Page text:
There are few confections lovelier than a wedding cake, and few occasions
more tender than the moment when your new spouse crams a too-large bite
of that cake into your face at the reception, leaving you to wonder
what the next 50 years hold in store. While it's not likely that the newly minted Princess Catherine will be wiping an excess of buttercream
off her face on Friday, the cake itself is likely to be one of the more
memorable desserts anyone's seen in a while.
Last February, the engaged couple contacted English cake baker Fiona Cairns and asked her to design the cake for their wedding. Cairns, 56, runs a thriving business designing and baking thousands of cakes yearly for several high end retailers in the UK, which caused some slightly ruffled feathers among the cake-meisters who weren't chosen. Said one, "I'm surprised they've chosen someone who designs cakes for a supermarket."
Ms. Cairns began her business at her kitchen table 25 years ago. Her husband, who is now managing director of the company, spotted the potential, and today Fiona Cairns Ltd makes 27,000 cakes per week. Cairns is trained as a graphic designer as well as a pastry chef, and the cakes, which are made with the highest quality local ingredients, are visually stunning, all of which explains their upmarket appeal.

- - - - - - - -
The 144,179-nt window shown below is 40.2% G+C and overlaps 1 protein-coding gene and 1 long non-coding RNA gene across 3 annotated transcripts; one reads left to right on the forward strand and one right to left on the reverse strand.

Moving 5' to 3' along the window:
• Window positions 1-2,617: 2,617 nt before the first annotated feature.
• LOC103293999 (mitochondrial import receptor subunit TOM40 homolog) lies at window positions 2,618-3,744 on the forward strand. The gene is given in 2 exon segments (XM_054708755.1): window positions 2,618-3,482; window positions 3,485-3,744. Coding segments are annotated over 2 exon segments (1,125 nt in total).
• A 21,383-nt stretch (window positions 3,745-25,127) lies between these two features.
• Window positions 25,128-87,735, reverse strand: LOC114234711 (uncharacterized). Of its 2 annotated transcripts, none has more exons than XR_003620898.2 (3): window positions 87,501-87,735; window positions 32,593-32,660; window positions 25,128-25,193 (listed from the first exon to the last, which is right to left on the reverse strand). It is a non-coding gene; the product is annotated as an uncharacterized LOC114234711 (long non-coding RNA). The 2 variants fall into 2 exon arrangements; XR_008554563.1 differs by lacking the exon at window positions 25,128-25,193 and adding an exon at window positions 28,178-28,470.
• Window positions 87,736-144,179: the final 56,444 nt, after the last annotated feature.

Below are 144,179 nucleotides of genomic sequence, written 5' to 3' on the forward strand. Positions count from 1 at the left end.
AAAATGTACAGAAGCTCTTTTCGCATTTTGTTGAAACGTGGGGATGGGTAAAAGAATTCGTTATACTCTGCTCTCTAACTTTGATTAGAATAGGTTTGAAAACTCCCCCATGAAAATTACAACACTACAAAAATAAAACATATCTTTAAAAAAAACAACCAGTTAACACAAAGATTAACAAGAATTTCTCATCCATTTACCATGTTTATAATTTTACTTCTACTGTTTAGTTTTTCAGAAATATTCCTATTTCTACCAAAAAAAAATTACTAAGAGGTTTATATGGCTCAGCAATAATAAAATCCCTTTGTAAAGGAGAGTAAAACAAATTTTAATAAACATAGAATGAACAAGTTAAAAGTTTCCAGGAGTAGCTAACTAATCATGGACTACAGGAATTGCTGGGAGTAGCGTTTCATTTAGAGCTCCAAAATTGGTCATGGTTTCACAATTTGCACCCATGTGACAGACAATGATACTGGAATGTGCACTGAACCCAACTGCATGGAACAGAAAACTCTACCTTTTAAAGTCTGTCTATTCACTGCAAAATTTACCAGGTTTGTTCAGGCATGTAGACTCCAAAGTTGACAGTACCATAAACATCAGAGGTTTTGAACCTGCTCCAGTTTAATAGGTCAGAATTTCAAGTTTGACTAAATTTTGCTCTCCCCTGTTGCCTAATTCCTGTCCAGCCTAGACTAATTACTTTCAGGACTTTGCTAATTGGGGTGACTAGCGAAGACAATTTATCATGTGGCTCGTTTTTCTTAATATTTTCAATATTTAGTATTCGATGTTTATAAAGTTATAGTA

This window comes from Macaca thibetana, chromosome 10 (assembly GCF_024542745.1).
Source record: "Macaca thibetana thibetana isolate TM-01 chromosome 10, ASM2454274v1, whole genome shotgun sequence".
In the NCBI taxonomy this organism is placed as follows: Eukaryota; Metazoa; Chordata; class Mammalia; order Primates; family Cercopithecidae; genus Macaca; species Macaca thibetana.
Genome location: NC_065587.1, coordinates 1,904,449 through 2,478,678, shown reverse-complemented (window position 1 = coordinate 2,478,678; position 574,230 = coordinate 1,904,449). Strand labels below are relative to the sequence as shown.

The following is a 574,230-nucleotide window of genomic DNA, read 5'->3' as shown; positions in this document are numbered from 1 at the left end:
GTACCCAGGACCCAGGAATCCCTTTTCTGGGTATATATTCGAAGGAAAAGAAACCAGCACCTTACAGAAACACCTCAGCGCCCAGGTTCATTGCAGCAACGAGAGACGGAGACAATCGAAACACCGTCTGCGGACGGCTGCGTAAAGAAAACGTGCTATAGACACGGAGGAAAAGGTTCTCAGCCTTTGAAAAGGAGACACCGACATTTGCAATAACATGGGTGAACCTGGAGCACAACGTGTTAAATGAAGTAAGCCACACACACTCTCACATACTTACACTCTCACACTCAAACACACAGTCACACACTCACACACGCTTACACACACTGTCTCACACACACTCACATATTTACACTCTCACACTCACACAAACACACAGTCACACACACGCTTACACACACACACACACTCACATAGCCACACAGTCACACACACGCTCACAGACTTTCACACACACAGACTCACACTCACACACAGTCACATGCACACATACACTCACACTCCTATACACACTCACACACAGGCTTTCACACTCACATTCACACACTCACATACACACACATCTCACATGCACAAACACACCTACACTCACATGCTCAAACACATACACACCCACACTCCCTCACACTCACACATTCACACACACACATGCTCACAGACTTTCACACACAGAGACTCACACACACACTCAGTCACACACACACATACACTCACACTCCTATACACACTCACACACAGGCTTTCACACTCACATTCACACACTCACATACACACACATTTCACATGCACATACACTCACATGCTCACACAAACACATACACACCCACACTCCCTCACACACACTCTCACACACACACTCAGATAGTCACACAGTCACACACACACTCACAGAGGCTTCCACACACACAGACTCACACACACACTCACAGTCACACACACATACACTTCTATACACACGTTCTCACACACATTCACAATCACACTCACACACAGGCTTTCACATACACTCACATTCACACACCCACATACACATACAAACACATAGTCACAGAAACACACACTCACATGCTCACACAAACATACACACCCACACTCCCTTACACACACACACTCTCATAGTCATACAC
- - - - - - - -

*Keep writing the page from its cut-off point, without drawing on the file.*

Waitrose Vintage Fairy Tale Wedding Cake
This particular wedding cake will be multi-tiered, with each tier having a different theme expressed through the use of flowers. The flowers, all of which will be native to the British Isles and all of which will have some traditional, cultural or personal significance for the couple, will be painstakingly created from sugar paste, and the base icing will be a neutral ground of cream and white.
Underneath all of this icing is fruitcake, which is an English wedding tradition. Cairns has said that the assorted dried fruits will have been soaked in brandy, and the fruitcakes will have been made four weeks beforehand so that they can age properly. The reported price tag for this cake is a whopping $80,000 - a rich dessert by anyone's standards.
And just in case fruitcake isn't your cup of tea, Prince William has requested a groom's cake based on a childhood favorite. Known as a "fridge cake" (it's unbaked), in its simplest form it seems to be a mixture of crushed cookies (or biscuits as they call them over there, in this case 1700 McVitie's Rich Tea biscuits), nuts, raisins, and melted chocolate. While this isn't going to have the visual appeal or the sophistication of the multi-tiered star of the show (the groom's cake is being made by McVitie's), it sounds a bit like sweet, sweet comfort food, which isn't a bad thing at all after a stressful week of wedding preparations.